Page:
Another Country is concerned with the intersection of race, sexuality, and society. Throughout, its characters struggle and suffer struggle with making it (whether artistically or in the sense of pure survival), struggle in their personal relationships, and suffer the prejudices of a socially stratified system. Juxtaposed to these dialogues of suffering is, perhaps, a dialogue of hope. But whether we ought to call this trajectory utopian is questionable. In order to analyze this problem, I will examine references to love in the novel, noting the different contexts in which the word is found and consequently its different meanings. I will also look at the figure of Rufus, analyzing how his representation changes throughout the novel, and look at references to another country as space of possibility. Finally, I will throughout look at the use of tone and language, examining how they further elucidate the tensions and themes of the novel.
[...] A utopia is a place apart, either physically or in its idealness, and therefore is only ideally human. But it is specifically through a humanizing trajectory that Baldwin creates his “other country”, if it is to be said that he creates it at all. Rather than offering love or another space as alternatives to a human world, and thus utopian in nature, Baldwin presents these places as uniquely human. Because the memory of Rufus weaves itself through the lives of these characters like a thread, he represents an all-human quality. [...]
[...] Forever (Baldwin Love as sexual force appears as the irrepressible me in Cass, take me, take says Richard in Cass' memory), and if the sexual cannot be realized for Cass, then perhaps her love can Forever. Forever.). But love is only assent in the face of denial. Sexual domination is linked to personal domination in the terrain of the field, where innocence takes both forms smell of crushed flowers rose to her nostrils. She began to cry.”). “Forever” is how long one must wait for physical gratification in this place, and love in its eternal patience replaces something more present and vital (367-369). [...]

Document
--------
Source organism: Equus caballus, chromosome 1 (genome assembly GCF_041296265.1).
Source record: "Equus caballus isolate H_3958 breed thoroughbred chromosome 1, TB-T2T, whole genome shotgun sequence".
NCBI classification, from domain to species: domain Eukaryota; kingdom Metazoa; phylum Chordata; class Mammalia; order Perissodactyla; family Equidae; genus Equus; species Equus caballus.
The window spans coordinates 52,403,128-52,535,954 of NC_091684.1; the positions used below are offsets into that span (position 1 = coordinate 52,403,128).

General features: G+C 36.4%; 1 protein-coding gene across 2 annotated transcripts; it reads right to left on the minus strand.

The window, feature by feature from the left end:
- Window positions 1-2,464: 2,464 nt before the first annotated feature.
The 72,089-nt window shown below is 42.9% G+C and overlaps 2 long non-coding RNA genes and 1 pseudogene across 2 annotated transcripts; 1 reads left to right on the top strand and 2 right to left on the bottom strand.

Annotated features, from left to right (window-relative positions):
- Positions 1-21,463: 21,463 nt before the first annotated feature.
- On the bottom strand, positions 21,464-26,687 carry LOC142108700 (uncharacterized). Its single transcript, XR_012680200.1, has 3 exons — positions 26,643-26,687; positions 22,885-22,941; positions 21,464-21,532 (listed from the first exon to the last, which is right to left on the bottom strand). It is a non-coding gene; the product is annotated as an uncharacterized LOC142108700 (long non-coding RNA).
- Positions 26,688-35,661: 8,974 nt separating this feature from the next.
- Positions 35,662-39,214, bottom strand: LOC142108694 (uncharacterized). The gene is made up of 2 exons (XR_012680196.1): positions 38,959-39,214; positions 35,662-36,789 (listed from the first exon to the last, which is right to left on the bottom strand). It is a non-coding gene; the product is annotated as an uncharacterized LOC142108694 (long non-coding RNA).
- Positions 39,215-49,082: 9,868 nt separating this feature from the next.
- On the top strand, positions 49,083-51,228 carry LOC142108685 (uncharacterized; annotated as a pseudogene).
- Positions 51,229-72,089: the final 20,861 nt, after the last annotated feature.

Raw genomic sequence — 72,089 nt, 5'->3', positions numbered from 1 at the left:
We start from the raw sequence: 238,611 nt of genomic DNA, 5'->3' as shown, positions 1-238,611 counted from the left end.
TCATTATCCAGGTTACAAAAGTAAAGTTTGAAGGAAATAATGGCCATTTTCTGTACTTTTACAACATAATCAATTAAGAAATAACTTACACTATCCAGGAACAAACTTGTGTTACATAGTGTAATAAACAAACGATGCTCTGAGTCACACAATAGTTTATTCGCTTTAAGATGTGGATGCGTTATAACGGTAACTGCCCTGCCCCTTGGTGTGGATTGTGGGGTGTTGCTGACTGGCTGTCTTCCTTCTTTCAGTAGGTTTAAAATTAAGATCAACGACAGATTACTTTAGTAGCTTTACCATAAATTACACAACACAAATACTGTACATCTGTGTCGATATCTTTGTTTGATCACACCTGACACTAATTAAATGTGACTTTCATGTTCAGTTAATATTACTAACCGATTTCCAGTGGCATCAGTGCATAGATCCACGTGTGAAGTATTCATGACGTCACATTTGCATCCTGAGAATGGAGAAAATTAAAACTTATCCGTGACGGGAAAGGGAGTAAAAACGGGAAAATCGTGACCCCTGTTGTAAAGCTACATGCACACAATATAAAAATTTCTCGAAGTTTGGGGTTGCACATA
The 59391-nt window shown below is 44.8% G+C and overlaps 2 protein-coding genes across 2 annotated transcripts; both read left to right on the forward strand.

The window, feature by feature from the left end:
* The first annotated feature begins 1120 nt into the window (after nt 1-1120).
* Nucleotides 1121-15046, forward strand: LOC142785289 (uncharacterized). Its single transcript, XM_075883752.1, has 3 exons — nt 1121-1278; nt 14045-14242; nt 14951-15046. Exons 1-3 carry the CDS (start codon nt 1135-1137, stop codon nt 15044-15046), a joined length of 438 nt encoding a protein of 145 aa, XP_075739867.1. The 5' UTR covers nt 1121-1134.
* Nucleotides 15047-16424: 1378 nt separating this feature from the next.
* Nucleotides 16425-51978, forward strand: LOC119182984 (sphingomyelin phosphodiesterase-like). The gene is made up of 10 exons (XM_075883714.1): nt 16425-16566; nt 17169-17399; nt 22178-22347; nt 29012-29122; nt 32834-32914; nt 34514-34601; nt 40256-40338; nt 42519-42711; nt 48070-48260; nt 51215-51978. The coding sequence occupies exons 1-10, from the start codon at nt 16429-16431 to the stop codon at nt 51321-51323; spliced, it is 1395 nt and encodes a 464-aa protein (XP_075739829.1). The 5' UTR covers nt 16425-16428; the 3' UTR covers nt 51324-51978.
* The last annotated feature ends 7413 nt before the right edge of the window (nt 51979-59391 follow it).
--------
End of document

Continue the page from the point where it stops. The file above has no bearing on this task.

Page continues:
[...] It is challenged in the reality of the character's suffering. “Wide-legged” also recalls the sexual, as well as a survival ethos that puts emphasis on the body and the filling of the chest recalls an act of showmanship, of rivalry in a world of competition. Love also appears in the context of Richard and Cass' relationship: “'I love you, Cass,' he said, his lips twitching and his eyes stunned with grief. ‘Tell me where you've been, tell me why you've gone so far away from me.' I,' she said, helplessly, ‘have gone away from you (Baldwin 368)?' In this passage, Cass explains to Richard that she has had an affair. [...]
[...] of these elements, particular to the struggle of the black community in the novel. Interesting is the use of the term The term implies a rhetoric of a people less than human, defined by a white, predominantly Christian society which values love as the ultimate virtue. Love, as defined by the value system, is a virtue of the heart, refined in the heart and mind, which rejects the body and its pleasures. Music, as a form closely tied to physical pleasure/expression, is similarly rejected. [...]
[...] Rufus is transformed from a violent, sorrowful figure, represented first by Vivaldo's loss and confusion, to a childish figure in need of reassurance and tenderness. Alongside the change in the representation of Rufus is Vivaldo's transformation. His night spent with Eric is a turning point for him. Here, he receives the love that he could not give to Rufus. And later, he confers this love on to Ida. Ida, in turn, experiences Rufus' death differently, with grief and conviction. Not only is it a source of deep sorrow for her, but it is a departure. [...]
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